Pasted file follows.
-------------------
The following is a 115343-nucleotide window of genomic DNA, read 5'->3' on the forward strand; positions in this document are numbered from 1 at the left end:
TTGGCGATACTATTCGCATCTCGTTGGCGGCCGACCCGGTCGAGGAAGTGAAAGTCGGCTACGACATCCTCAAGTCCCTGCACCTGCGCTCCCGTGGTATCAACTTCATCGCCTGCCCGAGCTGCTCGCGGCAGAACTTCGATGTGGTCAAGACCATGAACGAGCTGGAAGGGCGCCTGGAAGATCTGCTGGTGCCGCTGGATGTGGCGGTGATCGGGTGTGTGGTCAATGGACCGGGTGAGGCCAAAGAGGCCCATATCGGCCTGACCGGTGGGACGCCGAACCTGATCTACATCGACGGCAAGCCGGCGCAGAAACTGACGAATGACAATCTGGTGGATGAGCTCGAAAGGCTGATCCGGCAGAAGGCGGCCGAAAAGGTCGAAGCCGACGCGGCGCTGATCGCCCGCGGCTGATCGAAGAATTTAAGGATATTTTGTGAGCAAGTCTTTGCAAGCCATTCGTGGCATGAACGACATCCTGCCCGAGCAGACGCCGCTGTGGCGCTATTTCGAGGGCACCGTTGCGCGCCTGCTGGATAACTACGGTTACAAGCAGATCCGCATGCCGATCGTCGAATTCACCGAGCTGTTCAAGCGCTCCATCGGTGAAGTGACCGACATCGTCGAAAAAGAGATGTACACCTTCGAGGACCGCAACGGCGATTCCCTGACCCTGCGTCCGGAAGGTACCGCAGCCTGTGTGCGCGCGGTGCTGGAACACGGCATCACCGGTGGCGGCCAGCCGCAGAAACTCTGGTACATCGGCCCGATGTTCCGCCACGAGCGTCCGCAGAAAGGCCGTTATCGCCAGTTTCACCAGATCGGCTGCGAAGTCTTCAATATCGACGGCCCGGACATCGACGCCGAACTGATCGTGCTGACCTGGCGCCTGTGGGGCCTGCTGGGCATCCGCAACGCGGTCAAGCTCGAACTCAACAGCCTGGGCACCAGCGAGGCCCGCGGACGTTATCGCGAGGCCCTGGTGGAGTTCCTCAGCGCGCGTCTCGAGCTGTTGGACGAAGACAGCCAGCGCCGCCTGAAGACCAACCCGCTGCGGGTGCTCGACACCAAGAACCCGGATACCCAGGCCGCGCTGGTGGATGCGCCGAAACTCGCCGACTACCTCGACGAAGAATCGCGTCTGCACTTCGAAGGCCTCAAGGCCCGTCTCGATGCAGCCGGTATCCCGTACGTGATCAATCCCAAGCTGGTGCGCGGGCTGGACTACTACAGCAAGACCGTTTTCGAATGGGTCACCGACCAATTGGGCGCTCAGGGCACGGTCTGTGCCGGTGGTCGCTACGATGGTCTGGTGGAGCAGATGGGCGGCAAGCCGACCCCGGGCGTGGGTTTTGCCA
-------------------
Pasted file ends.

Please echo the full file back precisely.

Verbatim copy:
The following is a 115343-nucleotide window of genomic DNA, read 5'->3' on the forward strand; positions in this document are numbered from 1 at the left end:
TTGGCGATACTATTCGCATCTCGTTGGCGGCCGACCCGGTCGAGGAAGTGAAAGTCGGCTACGACATCCTCAAGTCCCTGCACCTGCGCTCCCGTGGTATCAACTTCATCGCCTGCCCGAGCTGCTCGCGGCAGAACTTCGATGTGGTCAAGACCATGAACGAGCTGGAAGGGCGCCTGGAAGATCTGCTGGTGCCGCTGGATGTGGCGGTGATCGGGTGTGTGGTCAATGGACCGGGTGAGGCCAAAGAGGCCCATATCGGCCTGACCGGTGGGACGCCGAACCTGATCTACATCGACGGCAAGCCGGCGCAGAAACTGACGAATGACAATCTGGTGGATGAGCTCGAAAGGCTGATCCGGCAGAAGGCGGCCGAAAAGGTCGAAGCCGACGCGGCGCTGATCGCCCGCGGCTGATCGAAGAATTTAAGGATATTTTGTGAGCAAGTCTTTGCAAGCCATTCGTGGCATGAACGACATCCTGCCCGAGCAGACGCCGCTGTGGCGCTATTTCGAGGGCACCGTTGCGCGCCTGCTGGATAACTACGGTTACAAGCAGATCCGCATGCCGATCGTCGAATTCACCGAGCTGTTCAAGCGCTCCATCGGTGAAGTGACCGACATCGTCGAAAAAGAGATGTACACCTTCGAGGACCGCAACGGCGATTCCCTGACCCTGCGTCCGGAAGGTACCGCAGCCTGTGTGCGCGCGGTGCTGGAACACGGCATCACCGGTGGCGGCCAGCCGCAGAAACTCTGGTACATCGGCCCGATGTTCCGCCACGAGCGTCCGCAGAAAGGCCGTTATCGCCAGTTTCACCAGATCGGCTGCGAAGTCTTCAATATCGACGGCCCGGACATCGACGCCGAACTGATCGTGCTGACCTGGCGCCTGTGGGGCCTGCTGGGCATCCGCAACGCGGTCAAGCTCGAACTCAACAGCCTGGGCACCAGCGAGGCCCGCGGACGTTATCGCGAGGCCCTGGTGGAGTTCCTCAGCGCGCGTCTCGAGCTGTTGGACGAAGACAGCCAGCGCCGCCTGAAGACCAACCCGCTGCGGGTGCTCGACACCAAGAACCCGGATACCCAGGCCGCGCTGGTGGATGCGCCGAAACTCGCCGACTACCTCGACGAAGAATCGCGTCTGCACTTCGAAGGCCTCAAGGCCCGTCTCGATGCAGCCGGTATCCCGTACGTGATCAATCCCAAGCTGGTGCGCGGGCTGGACTACTACAGCAAGACCGTTTTCGAATGGGTCACCGACCAATTGGGCGCTCAGGGCACGGTCTGTGCCGGTGGTCGCTACGATGGTCTGGTGGAGCAGATGGGCGGCAAGCCGACCCCGGGCGTGGGTTTTGCCA